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Evaluating the sensor-equipped autonomous surface vehicle C-Worker 4 as a tool for identifying coastal ocean acidification and changes in carbonate chemistry

Evaluating the sensor-equipped autonomous surface vehicle C-Worker 4 as a tool for identifying coastal ocean acidification and changes in carbonate chemistry
Evaluating the sensor-equipped autonomous surface vehicle C-Worker 4 as a tool for identifying coastal ocean acidification and changes in carbonate chemistry
The interface between land and sea is a key environment for biogeochemical carbon cycling, yet these dynamic environments are traditionally under sampled. Logistical limitations have historically precluded a comprehensive understanding of coastal zone processes, including ocean acidification. Using sensors on autonomous platforms is a promising approach to enhance data collection in these environments. Here, we evaluate the use of an autonomous surface vehicle (ASV), the C-Worker 4 (CW4), equipped with pH and pCO2 sensors and with the capacity to mount additional sensors for up to 10 other parameters, for the collection of high-resolution data in shallow coastal environments. We deployed the CW4 on two occasions in Belizean coastal waters for 2.5 and 4 days, demonstrating its capability for high-resolution spatial mapping of surface coastal biogeochemistry. This enabled the characterisation of small-scale variability and the identification of sources of low pH/high pCO2 waters as well as identifying potential controls on coastal pH. We demonstrated the capabilities of the CW4 in both pre-planned “autonomous” mission mode and remote “manually” operated mode. After documenting platform behaviour, we provide recommendations for further usage, such as the ideal mode of operation for better quality pH data, e.g., using constant speed. The CW4 has a high power supply capacity, which permits the deployment of multiple sensors sampling concurrently, a shallow draught, and is highly controllable and manoeuvrable. This makes it a highly suitable tool for observing and characterising the carbonate system alongside identifying potential drivers and controls in shallow coastal regions.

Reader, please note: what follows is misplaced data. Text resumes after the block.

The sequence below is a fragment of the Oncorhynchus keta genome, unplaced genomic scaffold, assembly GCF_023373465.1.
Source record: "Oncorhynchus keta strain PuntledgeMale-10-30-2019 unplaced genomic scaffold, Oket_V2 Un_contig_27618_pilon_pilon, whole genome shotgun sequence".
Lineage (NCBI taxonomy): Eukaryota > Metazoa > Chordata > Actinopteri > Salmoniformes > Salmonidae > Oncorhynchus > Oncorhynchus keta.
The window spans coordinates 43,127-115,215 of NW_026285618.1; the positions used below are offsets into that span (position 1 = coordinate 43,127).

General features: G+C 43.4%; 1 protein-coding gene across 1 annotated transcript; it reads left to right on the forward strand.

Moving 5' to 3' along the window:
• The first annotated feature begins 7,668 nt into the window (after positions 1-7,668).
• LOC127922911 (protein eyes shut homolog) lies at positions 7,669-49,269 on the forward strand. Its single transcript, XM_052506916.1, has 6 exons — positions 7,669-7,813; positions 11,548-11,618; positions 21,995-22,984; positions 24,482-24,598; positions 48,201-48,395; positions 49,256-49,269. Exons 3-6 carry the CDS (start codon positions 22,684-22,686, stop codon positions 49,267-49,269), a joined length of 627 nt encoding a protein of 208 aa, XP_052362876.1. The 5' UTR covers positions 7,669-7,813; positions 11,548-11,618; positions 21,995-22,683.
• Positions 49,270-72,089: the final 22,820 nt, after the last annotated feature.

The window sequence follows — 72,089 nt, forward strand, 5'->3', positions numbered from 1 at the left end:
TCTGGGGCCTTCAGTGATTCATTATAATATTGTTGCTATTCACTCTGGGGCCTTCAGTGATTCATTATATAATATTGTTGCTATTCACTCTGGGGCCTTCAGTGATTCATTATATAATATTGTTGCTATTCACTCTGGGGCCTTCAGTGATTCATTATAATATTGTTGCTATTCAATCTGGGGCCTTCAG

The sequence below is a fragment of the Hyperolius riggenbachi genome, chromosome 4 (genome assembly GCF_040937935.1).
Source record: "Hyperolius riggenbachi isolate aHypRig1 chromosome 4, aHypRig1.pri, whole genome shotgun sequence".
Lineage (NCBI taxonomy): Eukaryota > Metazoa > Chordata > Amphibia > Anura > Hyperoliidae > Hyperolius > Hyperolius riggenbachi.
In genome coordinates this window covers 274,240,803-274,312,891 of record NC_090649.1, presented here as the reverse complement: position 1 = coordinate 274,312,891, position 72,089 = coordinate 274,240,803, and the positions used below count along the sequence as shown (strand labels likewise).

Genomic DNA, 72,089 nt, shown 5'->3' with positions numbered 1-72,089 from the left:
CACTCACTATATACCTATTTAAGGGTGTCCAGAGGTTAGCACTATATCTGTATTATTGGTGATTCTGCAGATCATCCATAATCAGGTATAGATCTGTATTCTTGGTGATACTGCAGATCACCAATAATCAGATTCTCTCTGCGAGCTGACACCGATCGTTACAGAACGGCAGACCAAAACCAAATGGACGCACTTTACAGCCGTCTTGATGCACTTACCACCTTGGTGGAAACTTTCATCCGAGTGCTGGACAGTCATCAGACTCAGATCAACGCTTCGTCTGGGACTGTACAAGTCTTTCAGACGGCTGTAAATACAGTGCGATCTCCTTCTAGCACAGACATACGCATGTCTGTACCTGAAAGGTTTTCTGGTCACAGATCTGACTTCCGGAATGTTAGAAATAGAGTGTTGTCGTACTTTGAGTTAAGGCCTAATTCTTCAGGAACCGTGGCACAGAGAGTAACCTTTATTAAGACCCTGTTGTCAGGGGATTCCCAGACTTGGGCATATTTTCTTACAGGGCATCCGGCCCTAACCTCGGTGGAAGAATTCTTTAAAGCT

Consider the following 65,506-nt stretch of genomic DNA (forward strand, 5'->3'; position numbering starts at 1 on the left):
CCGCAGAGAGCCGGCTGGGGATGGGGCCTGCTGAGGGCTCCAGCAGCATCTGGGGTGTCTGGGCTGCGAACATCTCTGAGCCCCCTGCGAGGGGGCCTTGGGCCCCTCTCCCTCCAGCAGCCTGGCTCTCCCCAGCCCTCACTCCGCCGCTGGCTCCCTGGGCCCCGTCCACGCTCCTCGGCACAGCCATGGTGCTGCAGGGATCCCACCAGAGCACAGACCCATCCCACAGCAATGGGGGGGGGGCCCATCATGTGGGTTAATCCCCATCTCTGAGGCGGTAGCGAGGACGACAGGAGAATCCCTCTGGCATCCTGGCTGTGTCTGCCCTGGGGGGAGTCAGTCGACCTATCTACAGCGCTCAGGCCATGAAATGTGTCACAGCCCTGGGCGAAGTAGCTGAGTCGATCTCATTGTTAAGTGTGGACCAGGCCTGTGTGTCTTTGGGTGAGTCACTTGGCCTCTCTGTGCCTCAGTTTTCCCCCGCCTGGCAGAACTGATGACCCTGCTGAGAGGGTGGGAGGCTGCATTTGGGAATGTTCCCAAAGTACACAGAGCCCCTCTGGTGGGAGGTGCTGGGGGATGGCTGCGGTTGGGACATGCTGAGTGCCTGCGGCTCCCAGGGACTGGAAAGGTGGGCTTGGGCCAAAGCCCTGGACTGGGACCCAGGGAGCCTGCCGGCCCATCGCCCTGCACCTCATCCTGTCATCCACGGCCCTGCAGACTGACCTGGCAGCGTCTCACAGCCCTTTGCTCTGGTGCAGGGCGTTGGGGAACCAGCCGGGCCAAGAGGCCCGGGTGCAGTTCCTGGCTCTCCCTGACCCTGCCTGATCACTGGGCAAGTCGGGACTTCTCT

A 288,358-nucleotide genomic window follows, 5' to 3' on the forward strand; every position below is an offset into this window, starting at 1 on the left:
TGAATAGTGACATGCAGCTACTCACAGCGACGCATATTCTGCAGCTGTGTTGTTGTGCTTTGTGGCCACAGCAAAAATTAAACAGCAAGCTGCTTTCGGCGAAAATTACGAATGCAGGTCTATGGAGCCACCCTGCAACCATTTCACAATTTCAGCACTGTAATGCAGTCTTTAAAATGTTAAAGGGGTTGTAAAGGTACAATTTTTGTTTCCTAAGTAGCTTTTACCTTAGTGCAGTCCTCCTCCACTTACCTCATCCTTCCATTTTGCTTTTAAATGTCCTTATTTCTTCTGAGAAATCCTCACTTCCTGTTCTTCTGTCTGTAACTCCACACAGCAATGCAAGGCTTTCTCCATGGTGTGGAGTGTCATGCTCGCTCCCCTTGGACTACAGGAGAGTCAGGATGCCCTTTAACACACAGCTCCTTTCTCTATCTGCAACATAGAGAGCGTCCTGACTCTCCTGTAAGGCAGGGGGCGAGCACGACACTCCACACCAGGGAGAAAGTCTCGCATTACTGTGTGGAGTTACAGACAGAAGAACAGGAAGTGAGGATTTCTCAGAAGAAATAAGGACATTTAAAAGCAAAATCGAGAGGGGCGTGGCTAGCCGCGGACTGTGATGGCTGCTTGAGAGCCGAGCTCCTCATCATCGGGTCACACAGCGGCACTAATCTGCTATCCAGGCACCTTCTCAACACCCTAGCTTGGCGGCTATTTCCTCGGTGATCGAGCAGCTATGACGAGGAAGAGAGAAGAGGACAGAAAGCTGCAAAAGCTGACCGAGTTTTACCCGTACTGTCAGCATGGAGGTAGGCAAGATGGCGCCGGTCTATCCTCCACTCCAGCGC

ASV, Autonomous, Biogeochemistry, Coastal, Monitoring, Ocean acidification, PCO, PH, Sensors
939
Cryer, Sarah Elizabeth
16bfcad1-bb17-4215-8aa9-bf1d3f6ab127
Carvalho, Filipa
36e42d6d-2fe2-444d-9c23-0d49194bbe4e
Wood, Terry
5aab4e83-a4df-4083-b1e9-c0c56af559c5
Strong, James Asa
b4c05e42-498c-4890-ae76-e7c6809c0ff3
Brown, Peter
c6e4857d-84f4-48e5-aded-0a68462bdc7a
Loucaides, Socratis
111b4794-fe50-480c-9156-454c3479b87f
Young, Arlene
e4156317-5b3e-4955-8543-1bbdad5c3947
Sanders, Richard
02c163c1-8f5e-49ad-857c-d28f7da66c65
Evans, Claire
93350709-cad3-4adf-8483-9bee595412f4
Cryer, Sarah Elizabeth
16bfcad1-bb17-4215-8aa9-bf1d3f6ab127
Carvalho, Filipa
36e42d6d-2fe2-444d-9c23-0d49194bbe4e
Wood, Terry
5aab4e83-a4df-4083-b1e9-c0c56af559c5
Strong, James Asa
b4c05e42-498c-4890-ae76-e7c6809c0ff3
Brown, Peter
c6e4857d-84f4-48e5-aded-0a68462bdc7a
Loucaides, Socratis
111b4794-fe50-480c-9156-454c3479b87f